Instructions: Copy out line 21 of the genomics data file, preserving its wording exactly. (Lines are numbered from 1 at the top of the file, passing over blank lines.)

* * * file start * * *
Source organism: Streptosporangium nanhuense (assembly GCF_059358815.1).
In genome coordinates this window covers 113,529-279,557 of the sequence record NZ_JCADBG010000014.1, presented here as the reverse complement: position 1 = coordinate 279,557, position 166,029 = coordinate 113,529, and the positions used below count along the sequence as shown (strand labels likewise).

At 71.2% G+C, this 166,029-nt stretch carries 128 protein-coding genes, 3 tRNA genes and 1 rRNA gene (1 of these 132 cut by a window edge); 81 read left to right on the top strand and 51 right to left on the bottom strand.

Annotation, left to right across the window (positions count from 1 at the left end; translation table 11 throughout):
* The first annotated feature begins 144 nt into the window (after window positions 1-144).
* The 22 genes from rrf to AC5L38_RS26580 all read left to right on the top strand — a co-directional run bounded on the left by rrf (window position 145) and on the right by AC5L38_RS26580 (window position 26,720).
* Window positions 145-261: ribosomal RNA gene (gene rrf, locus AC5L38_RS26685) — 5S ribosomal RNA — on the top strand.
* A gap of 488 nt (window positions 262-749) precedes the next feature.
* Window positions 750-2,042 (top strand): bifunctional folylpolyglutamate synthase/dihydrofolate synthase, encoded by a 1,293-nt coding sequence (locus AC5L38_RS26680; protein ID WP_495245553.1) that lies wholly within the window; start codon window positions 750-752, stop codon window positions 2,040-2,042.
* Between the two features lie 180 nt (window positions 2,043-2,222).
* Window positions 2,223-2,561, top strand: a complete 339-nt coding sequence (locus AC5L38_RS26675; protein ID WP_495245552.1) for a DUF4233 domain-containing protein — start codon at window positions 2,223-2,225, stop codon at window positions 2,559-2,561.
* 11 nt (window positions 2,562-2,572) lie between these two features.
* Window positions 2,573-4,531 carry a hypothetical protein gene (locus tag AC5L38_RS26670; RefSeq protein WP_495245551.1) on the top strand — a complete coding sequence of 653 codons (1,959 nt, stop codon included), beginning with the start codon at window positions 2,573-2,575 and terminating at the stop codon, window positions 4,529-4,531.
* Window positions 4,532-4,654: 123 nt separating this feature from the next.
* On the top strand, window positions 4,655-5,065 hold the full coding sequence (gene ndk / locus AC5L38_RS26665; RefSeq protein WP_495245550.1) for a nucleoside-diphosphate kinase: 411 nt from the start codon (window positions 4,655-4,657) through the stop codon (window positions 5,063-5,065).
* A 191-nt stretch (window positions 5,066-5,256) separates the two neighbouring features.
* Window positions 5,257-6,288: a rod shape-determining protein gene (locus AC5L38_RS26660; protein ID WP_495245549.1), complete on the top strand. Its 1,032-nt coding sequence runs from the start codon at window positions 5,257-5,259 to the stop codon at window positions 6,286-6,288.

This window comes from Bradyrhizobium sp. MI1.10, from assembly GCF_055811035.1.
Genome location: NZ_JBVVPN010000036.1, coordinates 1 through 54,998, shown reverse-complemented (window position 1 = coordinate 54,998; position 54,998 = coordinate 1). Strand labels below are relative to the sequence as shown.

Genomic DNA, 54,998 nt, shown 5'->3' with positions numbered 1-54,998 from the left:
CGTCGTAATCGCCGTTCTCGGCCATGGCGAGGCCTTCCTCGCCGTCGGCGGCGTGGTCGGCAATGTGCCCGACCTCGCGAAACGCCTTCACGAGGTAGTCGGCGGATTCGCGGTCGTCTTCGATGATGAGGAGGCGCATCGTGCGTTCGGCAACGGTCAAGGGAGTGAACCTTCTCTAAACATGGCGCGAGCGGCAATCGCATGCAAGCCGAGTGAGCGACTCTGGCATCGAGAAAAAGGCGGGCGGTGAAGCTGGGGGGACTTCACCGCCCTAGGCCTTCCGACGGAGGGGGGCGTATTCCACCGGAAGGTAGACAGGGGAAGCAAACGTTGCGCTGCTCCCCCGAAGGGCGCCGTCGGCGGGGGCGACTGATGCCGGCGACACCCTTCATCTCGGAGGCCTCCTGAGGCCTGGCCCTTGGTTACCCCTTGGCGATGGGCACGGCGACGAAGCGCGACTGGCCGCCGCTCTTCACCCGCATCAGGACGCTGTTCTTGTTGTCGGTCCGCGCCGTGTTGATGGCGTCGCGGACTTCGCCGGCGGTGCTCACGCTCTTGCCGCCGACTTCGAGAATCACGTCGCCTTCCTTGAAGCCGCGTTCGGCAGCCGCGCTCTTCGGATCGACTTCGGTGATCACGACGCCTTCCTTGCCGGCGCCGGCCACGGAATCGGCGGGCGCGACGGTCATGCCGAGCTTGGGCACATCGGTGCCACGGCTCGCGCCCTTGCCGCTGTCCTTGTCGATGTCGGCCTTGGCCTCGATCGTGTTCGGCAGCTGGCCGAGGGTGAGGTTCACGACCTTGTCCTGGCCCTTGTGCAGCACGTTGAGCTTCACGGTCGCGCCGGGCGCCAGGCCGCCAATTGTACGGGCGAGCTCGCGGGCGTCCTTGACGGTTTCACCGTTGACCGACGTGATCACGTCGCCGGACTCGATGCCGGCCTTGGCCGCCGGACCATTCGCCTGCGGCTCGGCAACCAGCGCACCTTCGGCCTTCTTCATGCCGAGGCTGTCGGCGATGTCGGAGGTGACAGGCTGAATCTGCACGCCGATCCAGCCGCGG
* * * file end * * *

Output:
CGTCGTAATCGCCGTTCTCGGCCATGGCGAGGCCTTCCTCGCCGTCGGCGGCGTGGTCGGCAATGTGCCCGACCTCGCGAAACGCCTTCACGAGGTAGTCGGCGGATTCGCGGTCGTCTTCGATGATGAGGAGGCGCATCGTGCGTTCGGCAACGGTCAAGGGAGTGAACCTTCTCTAAACATGGCGCGAGCGGCAATCGCATGCAAGCCGAGTGAGCGACTCTGGCATCGAGAAAAAGGCGGGCGGTGAAGCTGGGGGGACTTCACCGCCCTAGGCCTTCCGACGGAGGGGGGCGTATTCCACCGGAAGGTAGACAGGGGAAGCAAACGTTGCGCTGCTCCCCCGAAGGGCGCCGTCGGCGGGGGCGACTGATGCCGGCGACACCCTTCATCTCGGAGGCCTCCTGAGGCCTGGCCCTTGGTTACCCCTTGGCGATGGGCACGGCGACGAAGCGCGACTGGCCGCCGCTCTTCACCCGCATCAGGACGCTGTTCTTGTTGTCGGTCCGCGCCGTGTTGATGGCGTCGCGGACTTCGCCGGCGGTGCTCACGCTCTTGCCGCCGACTTCGAGAATCACGTCGCCTTCCTTGAAGCCGCGTTCGGCAGCCGCGCTCTTCGGATCGACTTCGGTGATCACGACGCCTTCCTTGCCGGCGCCGGCCACGGAATCGGCGGGCGCGACGGTCATGCCGAGCTTGGGCACATCGGTGCCACGGCTCGCGCCCTTGCCGCTGTCCTTGTCGATGTCGGCCTTGGCCTCGATCGTGTTCGGCAGCTGGCCGAGGGTGAGGTTCACGACCTTGTCCTGGCCCTTGTGCAGCACGTTGAGCTTCACGGTCGCGCCGGGCGCCAGGCCGCCAATTGTACGGGCGAGCTCGCGGGCGTCCTTGACGGTTTCACCGTTGACCGACGTGATCACGTCGCCGGACTCGATGCCGGCCTTGGCCGCCGGACCATTCGCCTGCGGCTCGGCAACCAGCGCACCTTCGGCCTTCTTCATGCCGAGGCTGTCGGCGATGTCGGAGGTGACAGGCTGAATCTGCACGCCGATCCAGCCGCGG